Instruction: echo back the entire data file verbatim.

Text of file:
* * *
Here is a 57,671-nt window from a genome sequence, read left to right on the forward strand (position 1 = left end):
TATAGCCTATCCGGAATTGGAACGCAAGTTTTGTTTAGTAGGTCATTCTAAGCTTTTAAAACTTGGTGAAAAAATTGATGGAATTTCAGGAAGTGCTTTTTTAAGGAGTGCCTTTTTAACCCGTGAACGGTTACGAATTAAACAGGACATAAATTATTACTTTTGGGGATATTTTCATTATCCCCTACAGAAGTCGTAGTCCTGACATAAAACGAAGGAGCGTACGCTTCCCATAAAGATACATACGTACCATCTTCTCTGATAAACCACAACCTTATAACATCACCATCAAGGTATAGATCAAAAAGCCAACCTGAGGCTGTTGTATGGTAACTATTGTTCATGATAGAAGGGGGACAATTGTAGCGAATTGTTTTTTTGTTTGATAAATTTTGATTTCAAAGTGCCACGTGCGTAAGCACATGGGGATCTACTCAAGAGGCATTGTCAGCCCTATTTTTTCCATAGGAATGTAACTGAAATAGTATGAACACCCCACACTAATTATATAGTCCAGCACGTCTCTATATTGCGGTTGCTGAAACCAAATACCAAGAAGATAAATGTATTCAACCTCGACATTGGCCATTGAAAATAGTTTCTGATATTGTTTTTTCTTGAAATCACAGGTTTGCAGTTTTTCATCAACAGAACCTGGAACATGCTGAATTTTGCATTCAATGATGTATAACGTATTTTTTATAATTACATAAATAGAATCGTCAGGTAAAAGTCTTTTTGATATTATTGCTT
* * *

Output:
Here is a 57,671-nt window from a genome sequence, read left to right on the forward strand (position 1 = left end):
TATAGCCTATCCGGAATTGGAACGCAAGTTTTGTTTAGTAGGTCATTCTAAGCTTTTAAAACTTGGTGAAAAAATTGATGGAATTTCAGGAAGTGCTTTTTTAAGGAGTGCCTTTTTAACCCGTGAACGGTTACGAATTAAACAGGACATAAATTATTACTTTTGGGGATATTTTCATTATCCCCTACAGAAGTCGTAGTCCTGACATAAAACGAAGGAGCGTACGCTTCCCATAAAGATACATACGTACCATCTTCTCTGATAAACCACAACCTTATAACATCACCATCAAGGTATAGATCAAAAAGCCAACCTGAGGCTGTTGTATGGTAACTATTGTTCATGATAGAAGGGGGACAATTGTAGCGAATTGTTTTTTTGTTTGATAAATTTTGATTTCAAAGTGCCACGTGCGTAAGCACATGGGGATCTACTCAAGAGGCATTGTCAGCCCTATTTTTTCCATAGGAATGTAACTGAAATAGTATGAACACCCCACACTAATTATATAGTCCAGCACGTCTCTATATTGCGGTTGCTGAAACCAAATACCAAGAAGATAAATGTATTCAACCTCGACATTGGCCATTGAAAATAGTTTCTGATATTGTTTTTTCTTGAAATCACAGGTTTGCAGTTTTTCATCAACAGAACCTGGAACATGCTGAATTTTGCATTCAATGATGTATAACGTATTTTTTATAATTACATAAATAGAATCGTCAGGTAAAAGTCTTTTTGATATTATTGCTT